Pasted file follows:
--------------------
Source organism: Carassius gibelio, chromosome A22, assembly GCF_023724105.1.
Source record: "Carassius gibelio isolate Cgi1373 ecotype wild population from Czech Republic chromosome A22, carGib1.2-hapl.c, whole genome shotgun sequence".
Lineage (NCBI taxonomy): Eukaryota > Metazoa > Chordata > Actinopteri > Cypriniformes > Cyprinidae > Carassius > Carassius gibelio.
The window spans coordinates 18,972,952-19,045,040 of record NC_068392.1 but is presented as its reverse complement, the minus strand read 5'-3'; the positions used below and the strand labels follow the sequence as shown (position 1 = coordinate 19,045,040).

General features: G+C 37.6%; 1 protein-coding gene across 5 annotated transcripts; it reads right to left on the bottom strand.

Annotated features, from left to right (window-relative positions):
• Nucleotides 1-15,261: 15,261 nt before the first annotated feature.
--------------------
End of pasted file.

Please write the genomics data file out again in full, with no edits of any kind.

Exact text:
Source organism: Carassius gibelio, chromosome A22, assembly GCF_023724105.1.
Source record: "Carassius gibelio isolate Cgi1373 ecotype wild population from Czech Republic chromosome A22, carGib1.2-hapl.c, whole genome shotgun sequence".
Lineage (NCBI taxonomy): Eukaryota > Metazoa > Chordata > Actinopteri > Cypriniformes > Cyprinidae > Carassius > Carassius gibelio.
The window spans coordinates 18,972,952-19,045,040 of record NC_068392.1 but is presented as its reverse complement, the minus strand read 5'-3'; the positions used below and the strand labels follow the sequence as shown (position 1 = coordinate 19,045,040).

General features: G+C 37.6%; 1 protein-coding gene across 5 annotated transcripts; it reads right to left on the bottom strand.

Annotated features, from left to right (window-relative positions):
• Nucleotides 1-15,261: 15,261 nt before the first annotated feature.